Owner of restaurant under water hopeful of reopening
Published 10:58 am Wednesday, September 28, 2016
An Albert Lea business owner is confident his business will be able to open in the wake of flooding caused by torrential rain last week.
“That’s our plan,” said Albert Lea Godfather’s Pizza owner Brad Price Tuesday.
The area around Godfather’s at 509 E. Main St. is heavily flooded. The portion of East Main Street in front of the building was closed Tuesday, and water is still about 2 inches high on the building, Price said.
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Though flooding outside is extensive, Price said some surface water and dirty spots caused by flooding are inside of the building.
“It’s not as bad as I thought it was going to be in there,” he said, noting reopening the restaurant will depend on when flood waters recede.
Local officials have taken steps to assist business owners in flood cleanup.
The Freeborn County Board of Commissioners declared a state of emergency Thursday to allow the county to ask the state of Minnesota for public infrastructure funds for storm cleanup.
The state Homeland Security office sent a formal request to the governor’s office Tuesday requesting an executive disaster order.
Price, who has owned the Godfather’s building since 1985, said last week’s flooding was unique since he began owning the building.
“I’ve never seen it flood this bad,” he said.
County officials said Tuesday that water levels continued to drop on Fountain Lake. Albert Lea Lake water levels decreased 4 inches at the dam, 2.1 inches at Frank Hall Park and 2.6 inches along East Main Street.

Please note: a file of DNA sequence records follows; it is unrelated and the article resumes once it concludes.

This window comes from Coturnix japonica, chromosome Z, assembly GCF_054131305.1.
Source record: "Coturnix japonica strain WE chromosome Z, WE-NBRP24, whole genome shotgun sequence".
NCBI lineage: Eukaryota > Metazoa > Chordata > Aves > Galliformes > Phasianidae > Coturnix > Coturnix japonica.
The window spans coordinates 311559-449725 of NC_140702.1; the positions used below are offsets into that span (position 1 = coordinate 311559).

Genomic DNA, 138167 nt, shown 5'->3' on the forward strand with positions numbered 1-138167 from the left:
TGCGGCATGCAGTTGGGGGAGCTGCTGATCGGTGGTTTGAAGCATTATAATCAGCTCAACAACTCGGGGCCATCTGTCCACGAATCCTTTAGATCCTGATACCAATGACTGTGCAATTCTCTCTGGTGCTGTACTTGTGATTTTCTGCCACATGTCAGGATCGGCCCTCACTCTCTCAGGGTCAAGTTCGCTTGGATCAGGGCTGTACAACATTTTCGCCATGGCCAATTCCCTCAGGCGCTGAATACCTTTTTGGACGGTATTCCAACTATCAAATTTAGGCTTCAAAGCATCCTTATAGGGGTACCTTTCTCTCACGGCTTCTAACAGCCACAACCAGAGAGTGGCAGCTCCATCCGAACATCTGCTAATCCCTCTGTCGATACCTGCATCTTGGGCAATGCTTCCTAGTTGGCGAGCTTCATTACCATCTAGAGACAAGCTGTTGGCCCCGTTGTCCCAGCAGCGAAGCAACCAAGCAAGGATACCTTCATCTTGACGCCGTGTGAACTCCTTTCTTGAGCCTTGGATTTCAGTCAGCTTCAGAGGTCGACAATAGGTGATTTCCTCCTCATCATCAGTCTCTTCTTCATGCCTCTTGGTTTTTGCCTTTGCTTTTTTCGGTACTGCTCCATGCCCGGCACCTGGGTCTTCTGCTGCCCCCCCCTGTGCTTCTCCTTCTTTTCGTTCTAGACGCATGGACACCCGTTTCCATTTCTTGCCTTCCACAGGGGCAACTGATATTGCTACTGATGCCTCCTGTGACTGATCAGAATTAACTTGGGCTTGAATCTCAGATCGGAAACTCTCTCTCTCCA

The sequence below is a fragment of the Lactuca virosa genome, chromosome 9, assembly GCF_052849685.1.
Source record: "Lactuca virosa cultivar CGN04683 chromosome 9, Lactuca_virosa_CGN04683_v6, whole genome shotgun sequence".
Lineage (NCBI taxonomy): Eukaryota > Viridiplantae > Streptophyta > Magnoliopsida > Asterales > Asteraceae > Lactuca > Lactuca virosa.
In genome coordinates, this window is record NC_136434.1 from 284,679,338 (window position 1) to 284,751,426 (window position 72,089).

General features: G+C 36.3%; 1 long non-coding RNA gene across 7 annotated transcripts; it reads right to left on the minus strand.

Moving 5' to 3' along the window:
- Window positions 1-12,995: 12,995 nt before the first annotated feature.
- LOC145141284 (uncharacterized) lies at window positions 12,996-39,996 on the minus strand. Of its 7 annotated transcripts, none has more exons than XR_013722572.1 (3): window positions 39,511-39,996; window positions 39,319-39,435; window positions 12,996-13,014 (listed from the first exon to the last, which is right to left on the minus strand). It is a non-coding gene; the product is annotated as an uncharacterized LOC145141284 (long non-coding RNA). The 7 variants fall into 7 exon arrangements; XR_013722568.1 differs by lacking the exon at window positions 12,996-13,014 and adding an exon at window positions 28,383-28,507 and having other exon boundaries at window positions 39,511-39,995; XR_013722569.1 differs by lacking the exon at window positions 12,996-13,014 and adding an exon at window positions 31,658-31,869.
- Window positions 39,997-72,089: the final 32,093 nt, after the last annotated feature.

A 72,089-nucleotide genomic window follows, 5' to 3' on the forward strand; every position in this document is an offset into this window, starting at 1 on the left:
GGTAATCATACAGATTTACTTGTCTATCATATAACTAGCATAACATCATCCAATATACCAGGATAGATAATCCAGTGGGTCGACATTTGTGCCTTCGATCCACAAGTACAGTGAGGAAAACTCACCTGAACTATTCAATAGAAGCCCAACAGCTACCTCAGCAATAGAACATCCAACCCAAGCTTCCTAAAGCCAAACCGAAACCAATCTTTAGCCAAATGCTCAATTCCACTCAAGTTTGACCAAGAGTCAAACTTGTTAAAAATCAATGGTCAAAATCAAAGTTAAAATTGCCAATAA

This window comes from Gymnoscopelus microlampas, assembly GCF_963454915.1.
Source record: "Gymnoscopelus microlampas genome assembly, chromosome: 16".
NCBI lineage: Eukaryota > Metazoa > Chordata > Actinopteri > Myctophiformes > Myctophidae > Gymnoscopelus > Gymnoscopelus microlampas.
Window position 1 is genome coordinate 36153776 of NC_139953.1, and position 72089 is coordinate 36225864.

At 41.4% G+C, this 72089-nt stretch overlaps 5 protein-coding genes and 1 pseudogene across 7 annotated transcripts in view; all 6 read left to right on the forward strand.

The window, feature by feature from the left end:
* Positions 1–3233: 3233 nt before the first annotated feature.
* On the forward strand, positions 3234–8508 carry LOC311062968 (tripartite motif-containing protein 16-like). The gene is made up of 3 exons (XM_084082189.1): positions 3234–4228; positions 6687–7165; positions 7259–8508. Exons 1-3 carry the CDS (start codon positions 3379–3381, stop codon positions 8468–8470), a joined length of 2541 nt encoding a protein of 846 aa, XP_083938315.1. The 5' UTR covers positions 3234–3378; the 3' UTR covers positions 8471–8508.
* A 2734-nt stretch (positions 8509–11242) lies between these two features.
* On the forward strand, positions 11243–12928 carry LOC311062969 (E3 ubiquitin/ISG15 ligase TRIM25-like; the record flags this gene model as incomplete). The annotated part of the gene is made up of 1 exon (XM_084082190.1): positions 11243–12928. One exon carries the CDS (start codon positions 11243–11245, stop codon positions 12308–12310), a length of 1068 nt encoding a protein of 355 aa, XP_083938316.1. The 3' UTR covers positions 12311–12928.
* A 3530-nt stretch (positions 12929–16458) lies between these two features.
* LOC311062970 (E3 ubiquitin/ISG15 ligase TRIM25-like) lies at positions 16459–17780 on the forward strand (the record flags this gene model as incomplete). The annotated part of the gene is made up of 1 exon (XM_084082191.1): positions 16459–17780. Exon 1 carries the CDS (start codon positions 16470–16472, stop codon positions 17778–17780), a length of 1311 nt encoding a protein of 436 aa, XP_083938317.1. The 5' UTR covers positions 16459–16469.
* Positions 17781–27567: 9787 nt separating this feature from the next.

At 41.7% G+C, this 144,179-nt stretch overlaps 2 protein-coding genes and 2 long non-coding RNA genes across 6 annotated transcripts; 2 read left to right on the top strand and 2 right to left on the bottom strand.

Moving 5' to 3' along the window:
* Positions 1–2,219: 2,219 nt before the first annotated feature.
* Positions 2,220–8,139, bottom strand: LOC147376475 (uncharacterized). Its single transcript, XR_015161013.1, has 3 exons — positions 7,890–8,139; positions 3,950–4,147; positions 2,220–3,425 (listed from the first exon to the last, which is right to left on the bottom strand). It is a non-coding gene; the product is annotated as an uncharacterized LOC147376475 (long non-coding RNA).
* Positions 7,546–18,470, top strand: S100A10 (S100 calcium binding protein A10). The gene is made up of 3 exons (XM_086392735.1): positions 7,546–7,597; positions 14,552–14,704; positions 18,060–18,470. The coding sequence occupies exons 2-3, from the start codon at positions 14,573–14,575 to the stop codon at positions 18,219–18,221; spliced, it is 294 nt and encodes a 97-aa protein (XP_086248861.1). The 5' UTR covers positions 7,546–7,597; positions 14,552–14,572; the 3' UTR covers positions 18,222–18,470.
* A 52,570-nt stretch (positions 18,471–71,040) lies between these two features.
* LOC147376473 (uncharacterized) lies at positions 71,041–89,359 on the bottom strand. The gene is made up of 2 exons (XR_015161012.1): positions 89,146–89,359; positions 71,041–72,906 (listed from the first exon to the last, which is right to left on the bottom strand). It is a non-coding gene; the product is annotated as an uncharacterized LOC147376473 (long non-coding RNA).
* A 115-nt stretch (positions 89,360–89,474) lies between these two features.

Albert Lea Lake is still about 5 feet higher than normal elevation, the press release stated.
Storm dumps rain on Albert Lea, brings flooded streets, click here.
Freeborn County commissioners declare state of emergency, click here.
New Richland community come together after devastation from flood, click here.
Multiple Albert Lea roads closed after flooding, click here.
Albert Lea residents cleaning up after flooding, click here.
Albert Lea flood damage visible from air, click here.
Floodwaters cause concern for Humane Society, click here.
Officials: Water levels passed records set in 2004, click here.
Water levels drop on Fountain Lake, click here.
Teams to begin assessing residential damage Monday, click here.
Councilors discuss Albert Lea flooding, click here.
Infrastructure damages in Freeborn County pass $1 million, click here.
Dayton declares emergency in southern Minnesota, click here.
Area farmers survey damage from floods, click here.